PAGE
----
As the Amazon editorial review and all of the articles mention, _Bhutan_ is certified by Guiness as the "World's Largest Book." The fact that you're reading this review confirms that Amazon is the "World's Largest Bookseller," literally.
Also note, Amazon has a (currently unpriced) normal edition of the book scheduled for 2/04 release. (Click "All Editions.")
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10 of 10 people found the following review helpful By Shayne Fraser on May 26, 2004
Format: Library Binding
Context: I work down the street from the Wichita KS public library where a copy was donated by a local charitable organization. I visit the library often and make it a point to stop by the Bhutan display and view the current page.
The images are so full of detail, it's hard not to love this book. I'm fascinated by each new page and I believe Bhutan is a visual treasure.
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6 of 6 people found the following review helpful By Sandra Landen Machaj on January 19, 2005
Format: Library Binding
The first time I walked into the West Chicago, IL library after the Bhutan book was placed on display, I thought I had been transported to the Himalayas. Standing in front of these gorgeous mountains, I could feel myself being pulled in. Subsequent days as the pages were turned, I was impressed with the beauty of the area, the beauty of the people, the vibrancy of their costumes. I make a lot of trips to the library-don't want to miss a page. Thanks Dr. George Hawley for donating your son's wonderful work to West Chicago. Worth a trip to view where ever it is on display.
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5 of 6 people found the following review helpful By Librarian Lil on April 16, 2004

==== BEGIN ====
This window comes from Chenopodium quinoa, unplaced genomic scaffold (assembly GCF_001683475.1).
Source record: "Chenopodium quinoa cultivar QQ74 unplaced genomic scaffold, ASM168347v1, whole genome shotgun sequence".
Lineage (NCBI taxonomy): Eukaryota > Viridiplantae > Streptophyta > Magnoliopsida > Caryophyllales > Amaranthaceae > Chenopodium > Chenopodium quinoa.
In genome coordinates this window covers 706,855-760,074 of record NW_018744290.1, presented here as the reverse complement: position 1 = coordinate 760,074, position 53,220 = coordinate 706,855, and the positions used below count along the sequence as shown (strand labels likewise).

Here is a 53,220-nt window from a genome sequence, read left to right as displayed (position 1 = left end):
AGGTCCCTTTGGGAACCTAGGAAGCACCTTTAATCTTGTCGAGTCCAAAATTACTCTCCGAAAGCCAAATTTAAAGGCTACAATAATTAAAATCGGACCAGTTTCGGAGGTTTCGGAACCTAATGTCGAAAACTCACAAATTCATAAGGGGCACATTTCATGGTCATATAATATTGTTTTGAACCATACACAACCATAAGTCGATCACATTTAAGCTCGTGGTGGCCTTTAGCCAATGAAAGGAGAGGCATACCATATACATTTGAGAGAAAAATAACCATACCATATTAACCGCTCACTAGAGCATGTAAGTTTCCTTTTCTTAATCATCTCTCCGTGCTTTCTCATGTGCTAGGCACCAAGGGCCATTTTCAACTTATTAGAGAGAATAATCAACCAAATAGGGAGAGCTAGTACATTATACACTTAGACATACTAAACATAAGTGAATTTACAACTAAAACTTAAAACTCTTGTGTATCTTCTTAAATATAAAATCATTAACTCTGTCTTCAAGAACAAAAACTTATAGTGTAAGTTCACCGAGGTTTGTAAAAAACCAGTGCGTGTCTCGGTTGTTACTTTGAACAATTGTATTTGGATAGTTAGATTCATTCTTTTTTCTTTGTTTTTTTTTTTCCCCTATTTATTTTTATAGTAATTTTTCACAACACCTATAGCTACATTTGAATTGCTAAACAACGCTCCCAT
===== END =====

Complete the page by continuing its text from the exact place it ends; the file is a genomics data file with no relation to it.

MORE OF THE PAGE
Format: Library Binding
Perhaps a recent reviewer was thinking of the Kingdom of Bahrain, in the Middle East, which does indeeed have oil resources. Bhutan is not noted for its petroleum resources. Their small economy is based on agriculture and forestry.
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2 of 2 people found the following review helpful By John L Murphy TOP 500 REVIEWERVINE VOICE on November 18, 2012
Format: Library Binding
A couple of reviewers a few years ago remarked how they hoped this would come out in a more affordable format. While that did happen, sold in 2004 for a $100 donation, this smaller volume's also out-of-print by now. I had a chance to examine it, however, and I share my review of that book. (I hope to see the massive one, somewhere, someday.)

This younger sibling to the world's biggest book continued raising funds for medical and educational projects "across the last Himalayan kingdom." Friendly Planet, a charity spinoff of M.I.T., raised money in an innovative fashion, as digital photography and bookbinding skill combined with high-tech expertise under a team led by Professor Michael Hawley, who ran the campus' Media Lab's special projects division. The big brother book, 5' by 7' and weighing 150 lbs., dwarfed the two Bhutanese schoolchildren the team "adopted" on their initial November 2001 visit, when displayed at Harry Winston's gallery in Manhattan. This 2003 book symbolized the meeting of high rollers with a worthy cause, and demonstrated how a $15,000 volume could further other schoolchildren and families in the remote areas of this region, reached only by trails, far from the touristed areas the book documents.

For the smaller companion, itself considerable at a foot by two feet and 15 lbs., this expands the original. It reproduces the immense photos and doubles their number, if in less stupendous manner, by explaining how the original was assembled, and how the team returned to Bhutan in 2003 to bring aid to villages and schools from the moneys raised by the big book.